First, as to the history of these acts. The Test act, it was clear, was levelled at the Roman Catholics alone. He admitted that the Corporation act, the first in point of time, was not passed with any reference to the Roman Catholics; nor was it intended to guard so much against the Presbyterian, as against the republican, sectaries, who had overturned both church and monarchy, and had driven the Presbyterians themselves out of the field. It was necessary, indeed, by the act, to take the Sacrament of the Lord's Supper, according to the usage of the Church of England; but the Presbyterians did not at that time refuse to communicate with the Church of England. It was the act of Uniformity which produced the final separation between the two religions. The Sacramental Test was not the only evidence of qualification which the Corporation act required. No declaration, indeed, was required against transubstantiation, as nothing probably at that early period after the Restoration was feared from the Roman Catholics; but political tests were required by the Corporation act. It was required, that the person admitted should testify by oath, that it was unlawful, under any pretence, to take up arms against the king, and by declaration that the solemn league and covenant was unlawful and not binding. In short, it would be found that the provisions both of the Corporation and Test acts, were intended as the probes by means of which the political principles of the party were to be got at; partly, no doubt, and in the latter act principally, by ascertaining his religious creed, which was supposed to be the evidence or test of his political principles. The Test act, which was not passed till eleven years after the Corporation act, was evidently intended to meet the dangers of a political crisis which threatened the subversion of the constitutional liberties of England. It was levelled against the Catholics, not as a religious, but a political, sect, at the head of which was the duke of York, and even the king himself, who aimed at the introduction of arbitrary rule, by assuming a power to dispense with the law, and who, although he had recalled his Declation of Indulgence, was still prepared to carry into execution his plan for establishing arbitrary power through the means of an army commanded by popish officers, stationed almost at the gates of London. Churchmen and Dissenters joined to avert the impending calamity, and the Test act was passed, which compelled the duke of York and the popish officers to resign their employments, the Dissenters themselves submitting, for the public safety, to the disabilities to which they themselves became subject by the operation of the law.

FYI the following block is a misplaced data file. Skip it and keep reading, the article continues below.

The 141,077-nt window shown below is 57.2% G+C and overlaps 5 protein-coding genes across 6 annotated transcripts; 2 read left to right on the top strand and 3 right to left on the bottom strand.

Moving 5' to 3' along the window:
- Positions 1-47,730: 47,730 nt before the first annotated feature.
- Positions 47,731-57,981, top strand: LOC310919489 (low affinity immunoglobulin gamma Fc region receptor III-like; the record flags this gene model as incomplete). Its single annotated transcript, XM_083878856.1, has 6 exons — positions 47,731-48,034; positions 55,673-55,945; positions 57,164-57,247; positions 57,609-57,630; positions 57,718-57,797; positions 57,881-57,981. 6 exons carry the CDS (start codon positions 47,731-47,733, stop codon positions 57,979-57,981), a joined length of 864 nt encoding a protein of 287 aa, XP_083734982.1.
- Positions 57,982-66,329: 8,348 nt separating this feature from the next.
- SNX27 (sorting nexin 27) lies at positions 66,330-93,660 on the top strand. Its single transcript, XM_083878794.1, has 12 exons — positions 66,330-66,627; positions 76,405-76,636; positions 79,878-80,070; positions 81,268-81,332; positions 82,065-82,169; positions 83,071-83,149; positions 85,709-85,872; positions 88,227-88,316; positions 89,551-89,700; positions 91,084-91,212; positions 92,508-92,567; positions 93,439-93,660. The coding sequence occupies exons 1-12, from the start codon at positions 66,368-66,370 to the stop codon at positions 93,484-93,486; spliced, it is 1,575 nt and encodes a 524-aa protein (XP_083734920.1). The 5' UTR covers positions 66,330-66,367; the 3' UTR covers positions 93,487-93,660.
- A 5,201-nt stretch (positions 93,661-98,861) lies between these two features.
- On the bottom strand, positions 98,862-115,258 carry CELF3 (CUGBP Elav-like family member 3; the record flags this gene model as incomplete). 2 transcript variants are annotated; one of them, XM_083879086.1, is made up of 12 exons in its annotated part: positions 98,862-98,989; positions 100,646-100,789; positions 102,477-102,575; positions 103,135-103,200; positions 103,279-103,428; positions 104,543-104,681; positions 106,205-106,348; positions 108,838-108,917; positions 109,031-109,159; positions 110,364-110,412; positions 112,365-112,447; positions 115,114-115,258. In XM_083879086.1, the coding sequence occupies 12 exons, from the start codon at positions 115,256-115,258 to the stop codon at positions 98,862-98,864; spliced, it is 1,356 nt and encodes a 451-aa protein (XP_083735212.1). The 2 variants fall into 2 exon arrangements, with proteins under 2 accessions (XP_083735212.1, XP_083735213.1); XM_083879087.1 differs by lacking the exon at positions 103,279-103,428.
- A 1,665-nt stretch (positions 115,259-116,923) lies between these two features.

Let the House judge how that body had been requited for this act of self-devotion. Although the parliament which passed the Test act appeared to be sensible of the merits of the Protestant Dissenters, and a bill for their relief had actually passed both Houses, it was lost, by the prorogation of parliament, as some state, or by the clandestine removal of it, as others say, from the table of the House of Lords, by the order or with the privity of the king. It was admitted by all, that the Test act was not passed at the time to meet any danger that was apprehended from the Protestant Dissenters; and yet it was argued, that it "was now necessary to preserve its enactments for the security both of church and state. As to the security of the state, when (Mr. Fergusson asked) had it been endangered by the conduct of the Protestant Dissenters? Who would venture to put the question upon that issue—upon the loyalty or disloyalty of that body? Had any class of his majesty's subjects ever given more striking, more efficient, or more generous, proofs of their attachment to their sovereign and to the constitution of their country, than the Protestant Dissenters? No prince of the house of Brunswick could ever, he was assured, be insensible to the claims which the Protestant Dissenters had to his protection and favour—he would add, to his gratitude. It was matter of history, almost of recollection, that when the crown and person of the then reigning prince of that illustrious family were both in peril, when the armies of the state had been defeated; when the pretender to the throne was advancing with his victorious troops into the very centre of the kingdom, sweeping the west of England, and carrying in his train numerous and powerful adherents, of the first families of the land; when the fidelity of too many of the members of the Church of England was shaken, what was the conduct of the Protestant Dissenters? Not one Dissenter was known to have joined the rebel force. Nay, in the face of those dreadful penalties that awaited them, they flew to arms in defence of their sovereign and of their country; and by their courage and conduct in the field, contributed largely to the happy, but once doubtful, issue of that great contest.—What was the result, as far as respected the fate of the parties who had been engaged in that struggle?—One might imagine such an inquiry to have been made in foreign countries, where it might have been asked, What became of the rebellious subjects of the king, who had thus failed in their attempt upon his crown and life? A few were executed for the sake of example, and the rest were pardoned.—What became of those men, who so nobly and generously, and at so much hazard, had defended with their arms the person and authority of their king? They were pardoned too!—And how pardoned? Pardoned for an act of loyalty, but left subject for the future to the same penalties which the law denounced against a similar act of self-devotion.